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## When does a a rational function have infinitely many integer values for integer inputs?

Consider rational functions $F(x)=P(x)/Q(x)$ with $P(x),Q(x) \in \mathbb{Z}[x]$. I'd like to know when I can expect $F(k) \in \mathbb{Z}$ for infinitely many positive integers $k$. Of course this doesn't always happen ($P(x)=1, Q(x)=x, F(x)=1/x$). I am particulary interested in answering this for the rational function $F(x)=\frac{x^{2}+3}{x-1}$.

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See mathoverflow.net/questions/30204/… – David Speyer Sep 7 2010 at 12:47
Heh, just finished doing that. – Cam McLeman Sep 7 2010 at 13:08
In the second line, I think that you should delete $[x]$. – John Bentin Sep 7 2010 at 13:11

If $F=P/Q$ is integral infinitely often then $F$ is a polynomial.

Write $$P(x)=f(x)Q(x)+R(x)$$ for some polynomial $R$ of degree strictly less than the degree of $Q$. If you have infinitely many integral $x$ so that $P/Q$ is integral then you get infinitely many $x$ so that $NR/Q$ is integral, where $N$ is the product of all denominators of the coefficients in $f$. However $R/Q\to 0$ as $x\to \pm \infty$ so $R\equiv 0$ and so $Q(x)$ is a divisor of $P(x)$.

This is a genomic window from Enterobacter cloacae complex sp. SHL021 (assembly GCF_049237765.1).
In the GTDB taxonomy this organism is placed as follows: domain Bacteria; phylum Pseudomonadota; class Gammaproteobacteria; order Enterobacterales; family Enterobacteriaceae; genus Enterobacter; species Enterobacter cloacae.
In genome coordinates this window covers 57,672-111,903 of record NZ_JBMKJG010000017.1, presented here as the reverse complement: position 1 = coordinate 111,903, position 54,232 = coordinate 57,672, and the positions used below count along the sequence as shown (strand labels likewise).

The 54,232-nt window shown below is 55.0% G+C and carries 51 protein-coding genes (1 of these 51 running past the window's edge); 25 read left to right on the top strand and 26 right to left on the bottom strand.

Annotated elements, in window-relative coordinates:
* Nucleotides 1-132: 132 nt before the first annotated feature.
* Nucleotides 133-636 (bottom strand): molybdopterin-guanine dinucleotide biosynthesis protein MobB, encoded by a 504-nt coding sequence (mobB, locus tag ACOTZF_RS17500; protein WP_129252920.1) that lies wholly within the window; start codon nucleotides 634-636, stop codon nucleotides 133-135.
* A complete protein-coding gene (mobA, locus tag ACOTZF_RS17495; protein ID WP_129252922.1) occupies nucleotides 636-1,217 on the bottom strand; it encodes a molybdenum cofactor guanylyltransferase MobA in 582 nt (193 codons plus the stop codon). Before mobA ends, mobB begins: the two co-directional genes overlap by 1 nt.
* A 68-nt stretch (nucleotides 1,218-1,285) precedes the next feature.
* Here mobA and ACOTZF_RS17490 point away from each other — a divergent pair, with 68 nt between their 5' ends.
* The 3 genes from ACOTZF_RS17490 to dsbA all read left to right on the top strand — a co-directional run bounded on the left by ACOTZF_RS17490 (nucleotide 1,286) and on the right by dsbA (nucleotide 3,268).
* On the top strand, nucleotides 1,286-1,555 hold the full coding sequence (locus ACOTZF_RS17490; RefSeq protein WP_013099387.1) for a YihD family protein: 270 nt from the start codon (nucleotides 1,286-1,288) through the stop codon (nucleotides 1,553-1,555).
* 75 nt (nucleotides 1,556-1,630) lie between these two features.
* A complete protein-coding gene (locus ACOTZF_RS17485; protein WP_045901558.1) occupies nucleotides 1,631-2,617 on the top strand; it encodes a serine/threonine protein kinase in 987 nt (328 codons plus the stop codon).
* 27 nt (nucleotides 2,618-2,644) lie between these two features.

Now, as pointed out by Mark Sapir below, not all polynomials with rational coefficients take on integer values infinitely often (at integers), but you can check this in all practical cases by seeing if $dF$ has a root $\pmod{d}$, where $d$ is the common denominator of the coefficients in $F$.

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Not quite because $f$ may have rational coefficients. Example: $(2x+1)/3$. – Mark Sapir Sep 7 2010 at 12:51
True, I just assumed $f$ had integral coefficients and it is obvious how to reduce to this case, just multiply the equation with the common denominator of the coefficients of $f$! – Gjergji Zaimi Sep 7 2010 at 12:58
Still too fast and not quite correct. Example: $(2x+1)/2$. No integer values, but it is a polynomial (over rationals). – Mark Sapir Sep 7 2010 at 13:05
I've always been bothered by this argument, because it seems a pain to have to use analysis (even in the very weak form that a rational function of negative degree tends to $0$) to prove a purely algebraic fact. (Insert obligatory Fundamental-Theorem-of-Algebra remark here.) Do you know if there is any way to avoid it? – L Spice Sep 7 2010 at 14:18
I think the only thing remaining to be said is that if $F$ is a polynomial then it takes on integer values on a finite (possibly empty) union of arithmetic progressions. In particular, it is integral infinitely often or never at all; there's nothing in between. – Gerry Myerson Sep 8 2010 at 0:09
$(x^2+3)/(x-1)=x+1+(4/(x-1))$ so this question, at least, is easy; you get an integer if and only if 4 is a multiple of $x-1$.
Cam, also for $x = 0, -1, -3$, of course. – L Spice Sep 7 2010 at 14:16